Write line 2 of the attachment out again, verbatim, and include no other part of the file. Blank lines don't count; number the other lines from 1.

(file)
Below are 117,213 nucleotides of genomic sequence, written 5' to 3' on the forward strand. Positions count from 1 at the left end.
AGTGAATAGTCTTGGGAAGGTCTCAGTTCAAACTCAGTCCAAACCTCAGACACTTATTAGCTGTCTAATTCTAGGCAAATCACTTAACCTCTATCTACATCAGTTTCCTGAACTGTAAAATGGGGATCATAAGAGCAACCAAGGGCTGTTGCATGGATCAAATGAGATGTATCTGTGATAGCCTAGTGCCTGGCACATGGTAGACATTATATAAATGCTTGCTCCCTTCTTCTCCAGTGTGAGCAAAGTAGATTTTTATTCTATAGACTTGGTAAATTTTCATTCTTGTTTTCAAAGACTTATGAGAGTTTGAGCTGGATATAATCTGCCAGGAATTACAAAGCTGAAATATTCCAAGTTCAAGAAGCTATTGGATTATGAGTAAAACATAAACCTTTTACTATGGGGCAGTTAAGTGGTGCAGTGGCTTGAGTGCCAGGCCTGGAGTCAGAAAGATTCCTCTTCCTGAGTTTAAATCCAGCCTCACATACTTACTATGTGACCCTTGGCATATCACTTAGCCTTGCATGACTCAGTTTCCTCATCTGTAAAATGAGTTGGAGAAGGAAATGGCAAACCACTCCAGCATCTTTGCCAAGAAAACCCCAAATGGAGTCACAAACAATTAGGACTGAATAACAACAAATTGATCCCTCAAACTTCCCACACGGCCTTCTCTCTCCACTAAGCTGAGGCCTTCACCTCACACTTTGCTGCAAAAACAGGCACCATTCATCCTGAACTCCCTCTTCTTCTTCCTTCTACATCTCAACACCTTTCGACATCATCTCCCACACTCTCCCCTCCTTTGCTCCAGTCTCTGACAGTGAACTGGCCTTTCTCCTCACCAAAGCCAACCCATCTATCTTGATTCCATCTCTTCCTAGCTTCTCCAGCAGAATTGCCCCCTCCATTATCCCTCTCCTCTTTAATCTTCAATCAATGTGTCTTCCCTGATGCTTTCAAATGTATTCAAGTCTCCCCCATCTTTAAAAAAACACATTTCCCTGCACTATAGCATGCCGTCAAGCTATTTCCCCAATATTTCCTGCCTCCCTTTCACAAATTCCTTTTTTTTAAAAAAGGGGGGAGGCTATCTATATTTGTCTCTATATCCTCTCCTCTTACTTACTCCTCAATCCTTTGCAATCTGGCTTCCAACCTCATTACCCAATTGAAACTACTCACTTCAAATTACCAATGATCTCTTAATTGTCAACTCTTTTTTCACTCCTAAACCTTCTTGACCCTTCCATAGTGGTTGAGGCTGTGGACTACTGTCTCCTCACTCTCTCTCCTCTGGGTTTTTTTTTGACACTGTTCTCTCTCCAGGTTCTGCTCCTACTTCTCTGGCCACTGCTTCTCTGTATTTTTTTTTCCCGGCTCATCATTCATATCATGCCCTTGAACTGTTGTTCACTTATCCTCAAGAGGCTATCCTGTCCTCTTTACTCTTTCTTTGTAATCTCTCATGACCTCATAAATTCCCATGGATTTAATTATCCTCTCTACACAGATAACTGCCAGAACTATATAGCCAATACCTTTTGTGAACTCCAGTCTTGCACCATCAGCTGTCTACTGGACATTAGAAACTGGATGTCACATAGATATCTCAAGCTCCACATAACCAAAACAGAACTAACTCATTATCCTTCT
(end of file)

AGTGAATAGTCTTGGGAAGGTCTCAGTTCAAACTCAGTCCAAACCTCAGACACTTATTAGCTGTCTAATTCTAGGCAAATCACTTAACCTCTATCTACATCAGTTTCCTGAACTGTAAAATGGGGATCATAAGAGCAACCAAGGGCTGTTGCATGGATCAAATGAGATGTATCTGTGATAGCCTAGTGCCTGGCACATGGTAGACATTATATAAATGCTTGCTCCCTTCTTCTCCAGTGTGAGCAAAGTAGATTTTTATTCTATAGACTTGGTAAATTTTCATTCTTGTTTTCAAAGACTTATGAGAGTTTGAGCTGGATATAATCTGCCAGGAATTACAAAGCTGAAATATTCCAAGTTCAAGAAGCTATTGGATTATGAGTAAAACATAAACCTTTTACTATGGGGCAGTTAAGTGGTGCAGTGGCTTGAGTGCCAGGCCTGGAGTCAGAAAGATTCCTCTTCCTGAGTTTAAATCCAGCCTCACATACTTACTATGTGACCCTTGGCATATCACTTAGCCTTGCATGACTCAGTTTCCTCATCTGTAAAATGAGTTGGAGAAGGAAATGGCAAACCACTCCAGCATCTTTGCCAAGAAAACCCCAAATGGAGTCACAAACAATTAGGACTGAATAACAACAAATTGATCCCTCAAACTTCCCACACGGCCTTCTCTCTCCACTAAGCTGAGGCCTTCACCTCACACTTTGCTGCAAAAACAGGCACCATTCATCCTGAACTCCCTCTTCTTCTTCCTTCTACATCTCAACACCTTTCGACATCATCTCCCACACTCTCCCCTCCTTTGCTCCAGTCTCTGACAGTGAACTGGCCTTTCTCCTCACCAAAGCCAACCCATCTATCTTGATTCCATCTCTTCCTAGCTTCTCCAGCAGAATTGCCCCCTCCATTATCCCTCTCCTCTTTAATCTTCAATCAATGTGTCTTCCCTGATGCTTTCAAATGTATTCAAGTCTCCCCCATCTTTAAAAAAACACATTTCCCTGCACTATAGCATGCCGTCAAGCTATTTCCCCAATATTTCCTGCCTCCCTTTCACAAATTCCTTTTTTTTAAAAAAGGGGGGAGGCTATCTATATTTGTCTCTATATCCTCTCCTCTTACTTACTCCTCAATCCTTTGCAATCTGGCTTCCAACCTCATTACCCAATTGAAACTACTCACTTCAAATTACCAATGATCTCTTAATTGTCAACTCTTTTTTCACTCCTAAACCTTCTTGACCCTTCCATAGTGGTTGAGGCTGTGGACTACTGTCTCCTCACTCTCTCTCCTCTGGGTTTTTTTTTGACACTGTTCTCTCTCCAGGTTCTGCTCCTACTTCTCTGGCCACTGCTTCTCTGTATTTTTTTTTCCCGGCTCATCATTCATATCATGCCCTTGAACTGTTGTTCACTTATCCTCAAGAGGCTATCCTGTCCTCTTTACTCTTTCTTTGTAATCTCTCATGACCTCATAAATTCCCATGGATTTAATTATCCTCTCTACACAGATAACTGCCAGAACTATATAGCCAATACCTTTTGTGAACTCCAGTCTTGCACCATCAGCTGTCTACTGGACATTAGAAACTGGATGTCACATAGATATCTCAAGCTCCACATAACCAAAACAGAACTAACTCATTATCCTTCT